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Week

 3:  Interest  Rates  


 
I. Loanable  Funds  theory  
a. Market  interest  rates  are  controlled  by  supply  and  demand    
b. Components  of  demand  (Who  demand  funds?)  
i. Households  
ii. Businesses  
iii. Governments  –  federal  and  municipal  
iv. Foreign  entities  (govts,  households,  businesses)  
v. DA =   Dh + Db + Dg + Dm + D f  
c. Supply  
i. Again,  a  aggregation  of  savings  by  individuals,  governments  
(foreign  in  the  case  of  the  US),  and  corporations  
€ €
ii. The  Fed  also  plays  a  role  
iii. SA =   Sh + Sb + Sg + Sm + S f  
d. What  happens  to  interest  rates  when:  
i. SA > DA ?  
€ €ii. SA < DA ?  
iii. SA = DA ?  
e.€ Example  #1,  Comparative  statics:  
i. Suppose   SA = DA  and  the  market  interest  rate  is  5%.  What  

would  happen  to   SA ,   DA ,  and  interest  rates  if  a  foreign  

government  decided  to  no  longer  demand  any  US  securities?  
Show  it  graphically.  Now,  what  would  happen  if  a  global  

recession  decreased  the  supply  of  loanable  funds?  What  is  the  
graphic  € €
representation   of  this  if  the  impact  on  supply  was  2x  
larger  than  the  impact  on  demand  earlier?  
II. Economic  forces  and  interest  rates  
a. Economic  Growth  
i. Growth  =  upward  pressure  from  demand  shift  
ii. Decline  =  downward  pressure  from  demand  shift  
iii. Example  #2:    
 
http://eco375.posterous.com/commercial-­‐credit-­‐outstanding  
 
1. What  happened  to  the  quantity  of  loans  during  the  last  
recession?  Can  you  tell  if  it  was  supply  or  demand  
driven  from  this  graph?  
2. If  this  was  demand  driven,  what  should  have  happened  
to  interest  rates?  
3. If  this  was  supply-­‐drive,  what  should  have  happened  to  
interest  rates?  

 
http://eco375.posterous.com/commercial-­‐paper-­‐interest-­‐rate  
 
4. Show  a  comparative  statics  analysis.  
b. Inflation  
i. What  change  in  behavior  would  an  increase  in  expected  
inflation  bring  about?  
1. Spending  is  brought  forward/supply  of  savings  in  
decreased  –  this  can  also  show  up  as  increased  
borrowing  
2. Both  of  these  actions  lead  to  an  increase  in  interest  
rates  
ii. Example  #3:    
1. Based  on  this  graph  and  assuming  that  individuals  
assume  current  inflation  rates  are  the  best  predictor  of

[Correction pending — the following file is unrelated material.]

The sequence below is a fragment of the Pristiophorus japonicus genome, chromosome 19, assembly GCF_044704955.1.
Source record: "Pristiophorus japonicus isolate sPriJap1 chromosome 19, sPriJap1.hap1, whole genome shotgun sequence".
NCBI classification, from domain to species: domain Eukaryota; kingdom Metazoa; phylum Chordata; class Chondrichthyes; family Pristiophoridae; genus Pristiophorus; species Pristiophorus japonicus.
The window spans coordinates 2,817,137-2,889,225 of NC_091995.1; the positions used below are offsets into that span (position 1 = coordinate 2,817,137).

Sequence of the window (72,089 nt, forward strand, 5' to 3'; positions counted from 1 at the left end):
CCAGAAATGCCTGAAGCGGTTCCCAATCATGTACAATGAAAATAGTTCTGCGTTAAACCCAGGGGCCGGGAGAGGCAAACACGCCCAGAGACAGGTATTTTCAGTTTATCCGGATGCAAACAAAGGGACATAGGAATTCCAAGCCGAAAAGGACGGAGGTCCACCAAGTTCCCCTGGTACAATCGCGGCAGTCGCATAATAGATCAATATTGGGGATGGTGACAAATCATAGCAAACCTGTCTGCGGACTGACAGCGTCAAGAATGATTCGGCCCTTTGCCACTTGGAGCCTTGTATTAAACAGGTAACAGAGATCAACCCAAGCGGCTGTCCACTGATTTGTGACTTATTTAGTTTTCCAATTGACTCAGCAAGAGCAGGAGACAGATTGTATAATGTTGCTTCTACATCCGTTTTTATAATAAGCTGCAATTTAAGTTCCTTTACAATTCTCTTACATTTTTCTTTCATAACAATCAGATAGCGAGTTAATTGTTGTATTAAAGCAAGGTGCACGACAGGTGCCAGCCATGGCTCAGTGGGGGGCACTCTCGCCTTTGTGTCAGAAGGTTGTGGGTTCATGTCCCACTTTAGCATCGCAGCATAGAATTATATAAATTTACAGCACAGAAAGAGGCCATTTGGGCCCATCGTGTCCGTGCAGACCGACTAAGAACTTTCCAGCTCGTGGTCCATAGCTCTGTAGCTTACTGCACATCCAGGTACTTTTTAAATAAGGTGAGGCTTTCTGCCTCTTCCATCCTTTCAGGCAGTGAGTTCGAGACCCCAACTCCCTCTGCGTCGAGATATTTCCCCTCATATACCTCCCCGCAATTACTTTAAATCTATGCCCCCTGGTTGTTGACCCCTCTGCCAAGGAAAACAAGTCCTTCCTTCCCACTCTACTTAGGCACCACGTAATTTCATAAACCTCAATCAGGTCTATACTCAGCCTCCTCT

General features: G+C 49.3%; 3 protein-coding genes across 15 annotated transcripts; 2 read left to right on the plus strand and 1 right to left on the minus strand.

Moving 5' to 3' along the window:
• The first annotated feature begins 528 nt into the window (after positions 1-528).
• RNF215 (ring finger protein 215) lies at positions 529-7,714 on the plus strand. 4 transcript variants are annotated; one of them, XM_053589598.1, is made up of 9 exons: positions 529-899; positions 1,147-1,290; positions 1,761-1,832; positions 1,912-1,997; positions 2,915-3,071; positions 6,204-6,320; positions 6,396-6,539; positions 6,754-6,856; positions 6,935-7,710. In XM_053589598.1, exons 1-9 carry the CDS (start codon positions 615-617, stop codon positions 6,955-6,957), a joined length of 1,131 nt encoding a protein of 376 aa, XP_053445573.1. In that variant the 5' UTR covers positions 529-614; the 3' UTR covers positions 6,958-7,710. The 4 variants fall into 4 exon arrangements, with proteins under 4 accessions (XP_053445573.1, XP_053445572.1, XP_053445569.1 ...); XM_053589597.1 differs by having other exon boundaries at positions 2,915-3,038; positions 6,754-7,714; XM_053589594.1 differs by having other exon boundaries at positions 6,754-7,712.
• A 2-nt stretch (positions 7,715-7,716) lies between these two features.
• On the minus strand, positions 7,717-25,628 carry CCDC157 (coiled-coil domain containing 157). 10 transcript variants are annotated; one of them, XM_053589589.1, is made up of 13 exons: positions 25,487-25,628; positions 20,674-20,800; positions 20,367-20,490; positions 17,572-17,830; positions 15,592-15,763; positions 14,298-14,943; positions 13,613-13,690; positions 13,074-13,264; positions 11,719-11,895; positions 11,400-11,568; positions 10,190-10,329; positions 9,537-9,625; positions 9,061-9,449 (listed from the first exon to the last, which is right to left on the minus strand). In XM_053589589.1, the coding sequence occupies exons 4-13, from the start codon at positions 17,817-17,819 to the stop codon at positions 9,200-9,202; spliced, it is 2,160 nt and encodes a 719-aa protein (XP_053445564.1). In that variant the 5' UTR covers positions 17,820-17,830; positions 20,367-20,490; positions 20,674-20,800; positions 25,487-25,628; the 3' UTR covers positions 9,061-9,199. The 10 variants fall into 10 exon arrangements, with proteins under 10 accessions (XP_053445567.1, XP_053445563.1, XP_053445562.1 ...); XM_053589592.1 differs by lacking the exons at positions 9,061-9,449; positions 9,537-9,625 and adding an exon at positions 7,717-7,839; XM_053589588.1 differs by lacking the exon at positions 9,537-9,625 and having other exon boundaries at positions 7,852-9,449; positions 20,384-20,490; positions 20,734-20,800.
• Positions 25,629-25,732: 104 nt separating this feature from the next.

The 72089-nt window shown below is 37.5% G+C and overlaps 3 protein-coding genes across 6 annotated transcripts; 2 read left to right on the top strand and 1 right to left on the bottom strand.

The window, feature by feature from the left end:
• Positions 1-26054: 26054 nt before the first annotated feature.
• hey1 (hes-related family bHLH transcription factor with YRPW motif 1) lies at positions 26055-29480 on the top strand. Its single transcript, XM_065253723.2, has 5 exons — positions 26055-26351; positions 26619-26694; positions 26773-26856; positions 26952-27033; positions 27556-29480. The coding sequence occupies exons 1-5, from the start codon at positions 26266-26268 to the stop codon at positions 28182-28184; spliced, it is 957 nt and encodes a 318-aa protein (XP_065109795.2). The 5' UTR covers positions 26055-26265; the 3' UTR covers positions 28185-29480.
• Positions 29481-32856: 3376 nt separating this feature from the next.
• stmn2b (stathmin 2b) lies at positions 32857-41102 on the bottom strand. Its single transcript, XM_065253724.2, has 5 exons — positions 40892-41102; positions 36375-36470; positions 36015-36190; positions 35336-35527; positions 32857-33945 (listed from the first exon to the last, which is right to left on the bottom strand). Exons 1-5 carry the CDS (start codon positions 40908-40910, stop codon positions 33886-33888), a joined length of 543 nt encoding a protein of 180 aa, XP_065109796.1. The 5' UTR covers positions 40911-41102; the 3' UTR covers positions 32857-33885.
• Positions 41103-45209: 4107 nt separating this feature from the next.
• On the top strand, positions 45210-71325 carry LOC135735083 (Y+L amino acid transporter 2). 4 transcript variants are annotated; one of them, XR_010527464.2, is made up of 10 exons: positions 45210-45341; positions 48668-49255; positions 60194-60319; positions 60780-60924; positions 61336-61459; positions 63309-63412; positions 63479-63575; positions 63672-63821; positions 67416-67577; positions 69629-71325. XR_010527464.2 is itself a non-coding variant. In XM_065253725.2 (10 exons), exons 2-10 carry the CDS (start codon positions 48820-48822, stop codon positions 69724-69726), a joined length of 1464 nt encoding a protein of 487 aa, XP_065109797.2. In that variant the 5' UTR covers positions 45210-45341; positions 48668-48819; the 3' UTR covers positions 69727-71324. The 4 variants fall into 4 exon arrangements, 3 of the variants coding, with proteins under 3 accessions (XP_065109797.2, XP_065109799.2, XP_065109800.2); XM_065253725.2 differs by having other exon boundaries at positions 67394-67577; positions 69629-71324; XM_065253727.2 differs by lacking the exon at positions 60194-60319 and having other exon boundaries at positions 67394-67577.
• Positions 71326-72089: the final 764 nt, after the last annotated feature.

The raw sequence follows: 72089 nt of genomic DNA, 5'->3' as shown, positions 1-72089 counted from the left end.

future  inflation  rates,  when  would  you  have  expected  
interest  rates  to  be  highest?  

 
http://eco375.posterous.com/inflation-­‐graph  
 
 
http://eco375.posterous.com/10-­‐year-­‐treasury-­‐rate  
 
c. Monetary  policy  (see  notes  from  week  #2)  
d. Budget  deficit  (increase  in  demand)  
i. Crowding  out  effect  
1. Is  the  the  gov’t  demand  curve  vertical?    
2. What  does  that  mean  for  other  sources  of  demand  
e. Foreign  flows  
i. Supply  and  demand  characteristics  vary  among  currencies  
based  on  inflation,  economic  growth,  size  and  scale  of  
economy,  etc  
III. Forecasting  Interest  Rates  
a. Calculate  Net  demand  
i. If  net  demand  in  positive,  interest  rates  will  rise  until  mkt  is  in  
equilibrium  
ii. If  net  demand  is  negative,  interest  rates  will  decline  until  mkt  
is  in  equilibrium  
IV. What  causes  yields  to  vary?  
a. Credit  risk  
 
http://eco375.posterous.com/treasury-­‐and-­‐baa  
 
b. Liquidity  
 
 
 
 
c. Tax  status  
i. Tax  equivalent  yield  
1. Yield  (after-­‐tax)  =  yield  (before-­‐tax)*(1-­‐  tax  rate)  
d. Term  to  maturity  
i. Yield  Curve  
 
 
 
http://www.bloomberg.com/markets/rates/index.html  
 
 
V. Estimate  the  appropriate  yield  
a. Use  the  components  above  to  “build”  the  appropriate  yield  for  a  
security  
VI. Does  reality  match  theory?  
a. http://www.frbsf.org/publications/economics/letter/2008/el2008-­‐
10.html  
i. “They  find  that  liquidity  risk  is  priced  into  credit  spreads  and  
explains  a  significant  portion  of  observed  credit  spreads.  The  
size  of  the  liquidity  premium  is  determined  by  the  size  of  the  
bond  issuance,  the  yield  volatility,  and  the  age  of  the  bond.  
They  also  find  that  the  liquidity  risk  premium  is  time-­‐varying.”  
ii. “Despite  this  careful  setup  there  is  still  about  one-­‐third  of  the  
credit  spread  for  the  average  BBB-­‐rated  firm  that  is  not  
explained  by  Driessen's  model.  He  refers  to  this  missing  piece  
as  a  large  risk  premium  possibly  caused  by  a  tendency  for  
firms  to  default  in  waves.  This  is  a  risk  that  is  difficult  to  
eliminate  by  diversification  and  therefore  investors  could  
require  a  premium  to  be  willing  to  carry  it.”  
VII. More  about  the  term  structure  
a. Pure  Expectations  theory  
i. Term  structure  is  determined  solely  by  expectations  of  future  
interest  rates  
1. Impact  of  expected  increase  in  IR  on:  
a. short  term  supply  and  demand  
b. long  term  supply  and  demand  
2. Impact  of  expected  decrease  in  IR  on:  
a. short  term  supply  and  demand  
b. long  term  supply  and  demand  
b. Liquidity  preference  theory  
i. Short  term  securities  tend  to  be  more  liquid  
c. Segmented  market  theory  
i. Buyers  and  sellers  choose  securities  that  march  their  cash-­‐flow  
needs